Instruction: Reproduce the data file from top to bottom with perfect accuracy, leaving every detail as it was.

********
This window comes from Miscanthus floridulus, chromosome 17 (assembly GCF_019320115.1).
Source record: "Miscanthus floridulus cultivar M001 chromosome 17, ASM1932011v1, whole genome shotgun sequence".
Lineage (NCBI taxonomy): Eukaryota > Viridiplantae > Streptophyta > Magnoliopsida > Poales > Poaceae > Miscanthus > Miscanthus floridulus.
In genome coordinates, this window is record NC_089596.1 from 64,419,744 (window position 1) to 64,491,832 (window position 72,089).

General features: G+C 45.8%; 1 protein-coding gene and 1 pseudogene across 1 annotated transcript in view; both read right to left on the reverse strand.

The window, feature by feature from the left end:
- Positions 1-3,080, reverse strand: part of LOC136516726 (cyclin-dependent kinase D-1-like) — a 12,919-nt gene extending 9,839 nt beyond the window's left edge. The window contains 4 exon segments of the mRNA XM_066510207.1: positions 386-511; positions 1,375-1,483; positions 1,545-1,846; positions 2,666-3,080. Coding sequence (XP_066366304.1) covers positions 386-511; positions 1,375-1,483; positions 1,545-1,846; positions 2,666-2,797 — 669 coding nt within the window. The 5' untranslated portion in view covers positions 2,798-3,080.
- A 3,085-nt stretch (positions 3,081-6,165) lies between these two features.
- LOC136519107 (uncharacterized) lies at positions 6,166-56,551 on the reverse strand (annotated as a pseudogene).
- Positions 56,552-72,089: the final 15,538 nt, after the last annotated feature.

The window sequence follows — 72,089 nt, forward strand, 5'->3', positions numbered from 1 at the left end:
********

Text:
This window comes from Miscanthus floridulus, chromosome 17 (assembly GCF_019320115.1).
Source record: "Miscanthus floridulus cultivar M001 chromosome 17, ASM1932011v1, whole genome shotgun sequence".
Lineage (NCBI taxonomy): Eukaryota > Viridiplantae > Streptophyta > Magnoliopsida > Poales > Poaceae > Miscanthus > Miscanthus floridulus.
In genome coordinates, this window is record NC_089596.1 from 64,419,744 (window position 1) to 64,491,832 (window position 72,089).

General features: G+C 45.8%; 1 protein-coding gene and 1 pseudogene across 1 annotated transcript in view; both read right to left on the reverse strand.

The window, feature by feature from the left end:
- Positions 1-3,080, reverse strand: part of LOC136516726 (cyclin-dependent kinase D-1-like) — a 12,919-nt gene extending 9,839 nt beyond the window's left edge. The window contains 4 exon segments of the mRNA XM_066510207.1: positions 386-511; positions 1,375-1,483; positions 1,545-1,846; positions 2,666-3,080. Coding sequence (XP_066366304.1) covers positions 386-511; positions 1,375-1,483; positions 1,545-1,846; positions 2,666-2,797 — 669 coding nt within the window. The 5' untranslated portion in view covers positions 2,798-3,080.
- A 3,085-nt stretch (positions 3,081-6,165) lies between these two features.
- LOC136519107 (uncharacterized) lies at positions 6,166-56,551 on the reverse strand (annotated as a pseudogene).
- Positions 56,552-72,089: the final 15,538 nt, after the last annotated feature.

The window sequence follows — 72,089 nt, forward strand, 5'->3', positions numbered from 1 at the left end: